Coming from Toulouse these two first releases are linked to the long standing fanzine 45+8, the Tryps Coniks 12” features an A-side of hip gop grooves, complemented by two hardcore/speedore tracks on the flip. The feel is not entirely unlike a Deathchant record.
The double 12” compilation deceptively – a somewhat commercial move – starts from firmly ‘hard tek’ waters to embark on an increasingly speedcore oriented journey over a total of 9 tracks by Angstrom, Enthrall and others, mostly solid hardcore.
Greg Hates Car Culture
(History of the Future 003)
From Winnipeg, Canada, Venetian Snares is probably the brightest new flame on the ‘breakcore’ scene, and this is a good introduction featuring 7 tracks, as well as good prelude to the soon to be released e.p. on Zhark. Discipline and chaos collide in extravagant patterns. Damn, he even sampled Divine declaring “Kill everyone now!” from Pink Flamingos (I’m too slow). While his more recent tracks (see Zhark) seem to be entirely break-based, some of these here feature a 4-4 kick, but always well integrated, always worthwhile. Watch out!
(Hangars Liquides 013)
After the quite excellent HL005 label owner La Peste is back with a 2 track ep that is more hypnotic and trippy in that each side hosts an extended track. On the a side amorphous speedcore leads us closer to dawn at a teknival, the beats occasionally freaking out, a monotonous synth turning round and round in your head.
Gaasperlas 14H / Foire Aux Gliers
Part of the trend to use more breaks and stepping elements in France is also Umkra and his Myzé label, this release however is caught in the idea of live-mixdowns and never develops tension and is far removed from the calculated constructivis of british techstep. Half of the ingredients of “drum” & “bass” are there with notably the bass lacking, something that was noted and termed technostep in the last datacide (Cycloscotch 3 review). The stepping beat and breaks and some noises are thrown together here and jammed at maximum length and minimum effect.
Second release on this grim french hardcore label has a track from P.Max of ONU in his strange amalgam of hardcore and tinny breaks – there are better examples on the actual ONU releases though. Next is a broken shout piece from Nurgles ll Trolls, both tracks giving a shattered impression. To set the record straight the b-side by T.H.C. is hammering speedcore with the bassdrum going brrrr in various ways. This is impressive and last is a cool noise-outro that finishes off the record.
Garten der Verschlungenen Pfade
A compilation CD commemorating the first year of the ‘neuen berliner initiative’ series of events, featuring Sudden Infant, Miwon, DasSynthetische Mischgewebe, Column One, Nomex (from his drill-turntable phase), Tea? Mr. X, Traveler, Marc Wannabe, Luxury Discrete Surroundings II, Multipara, Sniper, and the organisers under the moniker Kein Babel.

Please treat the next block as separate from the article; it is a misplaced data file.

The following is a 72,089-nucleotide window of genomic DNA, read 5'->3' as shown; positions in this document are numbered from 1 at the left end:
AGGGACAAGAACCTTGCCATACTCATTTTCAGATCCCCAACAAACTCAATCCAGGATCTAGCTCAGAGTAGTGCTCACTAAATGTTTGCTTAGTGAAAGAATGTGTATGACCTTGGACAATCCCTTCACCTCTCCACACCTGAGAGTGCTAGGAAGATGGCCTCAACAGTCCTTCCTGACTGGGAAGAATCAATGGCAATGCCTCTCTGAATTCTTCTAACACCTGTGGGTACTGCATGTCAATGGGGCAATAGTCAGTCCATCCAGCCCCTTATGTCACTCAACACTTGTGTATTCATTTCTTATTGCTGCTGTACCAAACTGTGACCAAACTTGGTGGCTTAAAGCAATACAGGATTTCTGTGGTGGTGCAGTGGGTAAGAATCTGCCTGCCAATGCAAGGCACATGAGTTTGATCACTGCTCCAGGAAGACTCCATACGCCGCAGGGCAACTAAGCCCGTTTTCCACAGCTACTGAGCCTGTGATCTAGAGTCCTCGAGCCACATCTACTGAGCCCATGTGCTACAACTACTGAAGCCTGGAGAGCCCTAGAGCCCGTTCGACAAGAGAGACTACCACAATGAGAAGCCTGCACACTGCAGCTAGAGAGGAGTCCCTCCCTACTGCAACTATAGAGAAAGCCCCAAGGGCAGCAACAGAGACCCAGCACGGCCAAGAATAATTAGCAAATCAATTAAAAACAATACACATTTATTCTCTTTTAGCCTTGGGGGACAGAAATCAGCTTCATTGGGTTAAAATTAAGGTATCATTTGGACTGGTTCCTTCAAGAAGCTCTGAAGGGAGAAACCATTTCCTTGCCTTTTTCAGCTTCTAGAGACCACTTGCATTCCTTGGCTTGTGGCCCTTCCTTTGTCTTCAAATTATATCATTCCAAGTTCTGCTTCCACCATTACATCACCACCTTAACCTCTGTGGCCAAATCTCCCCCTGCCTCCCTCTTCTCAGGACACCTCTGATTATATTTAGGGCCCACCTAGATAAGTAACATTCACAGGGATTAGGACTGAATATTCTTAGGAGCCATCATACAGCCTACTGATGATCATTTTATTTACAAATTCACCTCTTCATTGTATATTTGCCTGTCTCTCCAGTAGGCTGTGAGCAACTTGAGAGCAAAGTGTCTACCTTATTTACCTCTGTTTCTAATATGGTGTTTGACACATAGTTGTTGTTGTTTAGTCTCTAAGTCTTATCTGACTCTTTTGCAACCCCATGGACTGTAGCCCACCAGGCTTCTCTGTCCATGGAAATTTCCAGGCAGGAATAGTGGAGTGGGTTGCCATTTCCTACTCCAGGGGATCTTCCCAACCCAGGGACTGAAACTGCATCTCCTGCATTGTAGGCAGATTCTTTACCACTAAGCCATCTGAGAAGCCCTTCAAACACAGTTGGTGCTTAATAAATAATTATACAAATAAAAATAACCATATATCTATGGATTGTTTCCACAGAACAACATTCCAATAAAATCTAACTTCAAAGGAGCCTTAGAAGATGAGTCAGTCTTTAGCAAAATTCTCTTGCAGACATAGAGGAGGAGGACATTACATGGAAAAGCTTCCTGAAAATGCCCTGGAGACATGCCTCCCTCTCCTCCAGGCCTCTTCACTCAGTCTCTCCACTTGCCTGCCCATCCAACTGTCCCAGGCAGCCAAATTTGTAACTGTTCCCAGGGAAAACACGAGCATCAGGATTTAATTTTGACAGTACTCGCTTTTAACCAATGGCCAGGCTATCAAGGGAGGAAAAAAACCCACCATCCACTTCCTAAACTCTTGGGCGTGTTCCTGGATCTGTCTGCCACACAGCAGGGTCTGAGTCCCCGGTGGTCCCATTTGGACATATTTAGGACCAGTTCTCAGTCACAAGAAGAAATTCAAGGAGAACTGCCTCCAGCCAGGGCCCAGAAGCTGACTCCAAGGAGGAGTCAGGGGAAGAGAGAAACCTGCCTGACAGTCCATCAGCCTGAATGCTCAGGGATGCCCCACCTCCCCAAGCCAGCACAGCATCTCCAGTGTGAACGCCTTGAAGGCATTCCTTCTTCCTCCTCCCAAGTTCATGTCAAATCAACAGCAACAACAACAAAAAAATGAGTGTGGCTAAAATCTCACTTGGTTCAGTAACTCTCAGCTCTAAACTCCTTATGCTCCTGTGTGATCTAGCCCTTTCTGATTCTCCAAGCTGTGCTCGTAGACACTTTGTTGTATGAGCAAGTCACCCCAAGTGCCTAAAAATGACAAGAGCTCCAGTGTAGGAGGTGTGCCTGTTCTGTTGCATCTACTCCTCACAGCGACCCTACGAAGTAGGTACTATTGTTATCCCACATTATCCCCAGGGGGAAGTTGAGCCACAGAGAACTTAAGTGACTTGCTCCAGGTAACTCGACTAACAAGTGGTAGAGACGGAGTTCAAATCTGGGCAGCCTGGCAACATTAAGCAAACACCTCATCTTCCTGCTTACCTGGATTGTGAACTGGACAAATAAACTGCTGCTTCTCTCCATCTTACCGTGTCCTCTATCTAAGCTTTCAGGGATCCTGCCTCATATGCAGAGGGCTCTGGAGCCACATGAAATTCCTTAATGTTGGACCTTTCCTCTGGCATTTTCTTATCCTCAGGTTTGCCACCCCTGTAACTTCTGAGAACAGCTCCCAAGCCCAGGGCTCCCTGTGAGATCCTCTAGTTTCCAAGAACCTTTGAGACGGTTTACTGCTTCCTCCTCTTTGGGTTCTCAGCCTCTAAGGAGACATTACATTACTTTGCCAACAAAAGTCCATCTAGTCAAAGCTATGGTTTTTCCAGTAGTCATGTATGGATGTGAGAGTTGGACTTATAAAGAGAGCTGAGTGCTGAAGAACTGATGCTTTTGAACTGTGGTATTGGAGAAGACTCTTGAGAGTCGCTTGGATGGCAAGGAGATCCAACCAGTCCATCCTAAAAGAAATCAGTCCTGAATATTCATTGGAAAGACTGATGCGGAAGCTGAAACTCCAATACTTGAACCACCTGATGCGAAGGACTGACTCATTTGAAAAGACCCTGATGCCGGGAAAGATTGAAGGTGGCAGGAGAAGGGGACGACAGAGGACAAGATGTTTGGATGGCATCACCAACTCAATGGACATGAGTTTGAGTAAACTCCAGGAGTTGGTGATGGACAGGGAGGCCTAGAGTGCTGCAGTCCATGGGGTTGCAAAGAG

All resonate aspects of minimal electric and electronic noise, and sometimes sparse rhythms, sometimes coherent, sometimes destroyed. Our favorite is Multipara’s ‘Leerjahre sind keine Herrenjahre’, an ethnic morse-code speedcore extravagance that should be released on vinyl. Also other tracks are worth discovering.
Dombi Funky Crew
UHT / Saoulaterre vs. Yugo Boss
This is the psycho phunk explosion from the year 2000 wild style re-generators with a West Coast flavor, like Dr.Dre on mushrooms. Four tracks with the second ones on each side reaching new levels of funk-deconstruction, owing more to the Groupe Recherches Musicales than Afrika Bambaata.
Sozialistischer Plattenbau Single 001
Taking the favorite parts of their favorite records and creating their own pop music with an old skool jungle flavour. Mega-collectable with picture sleeve and on red vinyl, and limited to 100 numbered copies.
Sozialistischer Plattenbau Single 002
Again ultra-limited on the Hamburg based label, and this time conceptually following the Dogma 00 doctrine, reproduced and discussed in an accompanying booklet (or on http://zap.to/dogma), and coming across more on a retro-machine based low-fi tip, utilising an SE30 on vocals, a casio vl-tone, polysix, farfisa and mfb-512 and recording strictly in 8bit/22kHz.
Diktat der Maschine
Sozialistischer Plattenbau Single 3
6-tracker on 7” again, but this time in a 200 press-run! “Dance to the dictate of the Machine” proclaims the booklet of graphics that comes with it. Cool breaks and electro elements interfacing with nature of machines, with the elekrobrain, with the colour grey, continuing the theme of bits talking and atoms protesting. Worth tracking down!
Welcome Monster Lover!
Mutants & Heureux EP
Starting with a with a kind of pounding techno track, that might secure this otherwise more adventurous records’ entry into the French hard-tek market, the second track steps up the energy-levels, but it’s not until the second side, with ‘Demoni’ when things get really interesting mutating and happy with it’s combination of speedcore and melodic monsters of Roman origin. The final track ‘c.h.u.d.’ is the high point when the style goes truly wild with accordeons, voices and rolling beats. Good production by UHT/Saoulaterre again.